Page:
HSEI opened last fall in unpromising temporary quarters—two floors of a tired-looking building that has no gym or library, no cafeteria or health clinic—but bright paint and walls festooned with students' written work do wonders. "In September we couldn't have been sitting here having this conversation," principal Tyona Washington tells me. "There was too much craziness." Over the course of the year the change has been remarkable. "It was 'Fuck this' and 'Fuck that' when they arrived; now it's 'Good morning, Tyona.'" These adolescents aren't cutting school—attendance is at 84 percent, considerably better than at other schools with similar students—and they're coming on time.
Washington gives a lot of the credit to Children's Aid. "It's a 24/7 collaboration...a great marriage," she says. "We're creating an environment for learning and growth, not making excuses." Trips to leafy suburban campuses have got some of these kids strategizing to improve their grades so that they can go to college. "I've got a 79," volunteers one boy. "I need to get my average up six points." I drop in on a seminar where a Children's Aid staffer is leading a discussion of Robert Frost's "The Road Not Taken." None of the students had ever heard of the poet ("He was the one who made Frosted Flakes," jokes one), and the poem is hard to absorb when you hear it for the first time. Yet its pivotal lines—"Two roads diverged in a wood, and I—/I took the one less traveled by,/And that has made all the difference"—become the launching pad for these students to talk about the meaningful choices they make "every day," and their hard-knock lives punch up the conversation.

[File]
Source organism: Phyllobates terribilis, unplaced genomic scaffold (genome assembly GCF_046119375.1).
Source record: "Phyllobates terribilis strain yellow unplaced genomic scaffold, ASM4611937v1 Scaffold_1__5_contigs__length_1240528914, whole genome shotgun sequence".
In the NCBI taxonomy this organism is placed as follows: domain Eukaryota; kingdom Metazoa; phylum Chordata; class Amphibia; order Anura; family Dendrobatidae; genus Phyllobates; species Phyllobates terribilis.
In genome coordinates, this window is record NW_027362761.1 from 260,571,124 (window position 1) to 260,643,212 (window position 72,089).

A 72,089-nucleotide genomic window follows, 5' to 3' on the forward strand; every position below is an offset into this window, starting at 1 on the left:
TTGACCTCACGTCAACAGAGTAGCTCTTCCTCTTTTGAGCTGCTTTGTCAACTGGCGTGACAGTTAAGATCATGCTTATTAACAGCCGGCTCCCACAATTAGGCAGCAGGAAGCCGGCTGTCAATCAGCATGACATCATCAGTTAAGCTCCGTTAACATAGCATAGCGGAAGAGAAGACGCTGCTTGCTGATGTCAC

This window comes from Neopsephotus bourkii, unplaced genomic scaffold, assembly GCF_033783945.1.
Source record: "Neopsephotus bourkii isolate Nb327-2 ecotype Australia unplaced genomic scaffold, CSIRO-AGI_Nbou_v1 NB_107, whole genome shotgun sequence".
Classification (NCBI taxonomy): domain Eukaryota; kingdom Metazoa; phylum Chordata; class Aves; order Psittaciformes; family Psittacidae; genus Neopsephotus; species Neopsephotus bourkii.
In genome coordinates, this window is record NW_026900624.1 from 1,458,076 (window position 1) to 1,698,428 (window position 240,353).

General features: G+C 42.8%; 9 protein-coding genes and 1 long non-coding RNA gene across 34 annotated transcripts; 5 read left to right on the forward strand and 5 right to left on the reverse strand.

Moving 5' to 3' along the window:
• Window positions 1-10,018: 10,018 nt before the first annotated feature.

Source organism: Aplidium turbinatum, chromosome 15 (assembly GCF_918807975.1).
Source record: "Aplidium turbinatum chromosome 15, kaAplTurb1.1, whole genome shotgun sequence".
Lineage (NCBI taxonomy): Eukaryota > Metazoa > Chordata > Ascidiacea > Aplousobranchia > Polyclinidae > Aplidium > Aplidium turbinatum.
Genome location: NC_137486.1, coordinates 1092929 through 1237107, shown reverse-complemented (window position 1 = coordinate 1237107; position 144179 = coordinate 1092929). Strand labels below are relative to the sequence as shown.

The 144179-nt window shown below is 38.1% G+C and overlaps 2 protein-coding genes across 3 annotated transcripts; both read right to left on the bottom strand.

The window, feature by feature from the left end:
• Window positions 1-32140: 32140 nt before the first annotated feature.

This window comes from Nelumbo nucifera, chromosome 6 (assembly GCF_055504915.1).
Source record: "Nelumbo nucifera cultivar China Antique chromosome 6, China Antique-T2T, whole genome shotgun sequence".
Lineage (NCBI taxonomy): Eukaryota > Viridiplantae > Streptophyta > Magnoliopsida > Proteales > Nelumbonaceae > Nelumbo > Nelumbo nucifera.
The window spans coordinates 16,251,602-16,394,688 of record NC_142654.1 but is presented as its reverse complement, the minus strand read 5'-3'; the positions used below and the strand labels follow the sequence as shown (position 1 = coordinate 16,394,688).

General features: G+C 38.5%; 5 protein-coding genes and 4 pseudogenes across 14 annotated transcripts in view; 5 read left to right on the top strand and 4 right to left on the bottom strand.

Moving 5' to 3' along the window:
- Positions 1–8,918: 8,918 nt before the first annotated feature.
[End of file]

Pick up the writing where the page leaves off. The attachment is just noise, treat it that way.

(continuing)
"If I didn't come here every day," one boy says, "all my goals would go down the toilet."
It's logical that youngsters' test scores will improve if you give them the help they need and get their parents interested, and evaluations back up the anecdotes of accomplishment. In a study conducted during the 1990s, Fordham University researchers concluded that the Children's Aid schools had better reading and math test results, higher attendance rates and more parent involvement than comparable public schools. Teachers' attendance improved as well, presumably because they were less stressed, and relations between students and teachers were better. A 2005 evaluation found 25 percent fewer special education referrals than at similar schools, a key measure of future success. Progress measured in test scores exceeded the citywide average in reading by significant margins, and the schools showed far higher attendance than peer schools. The more time the youngsters spent in the after-school and summer programs, the better they did academically.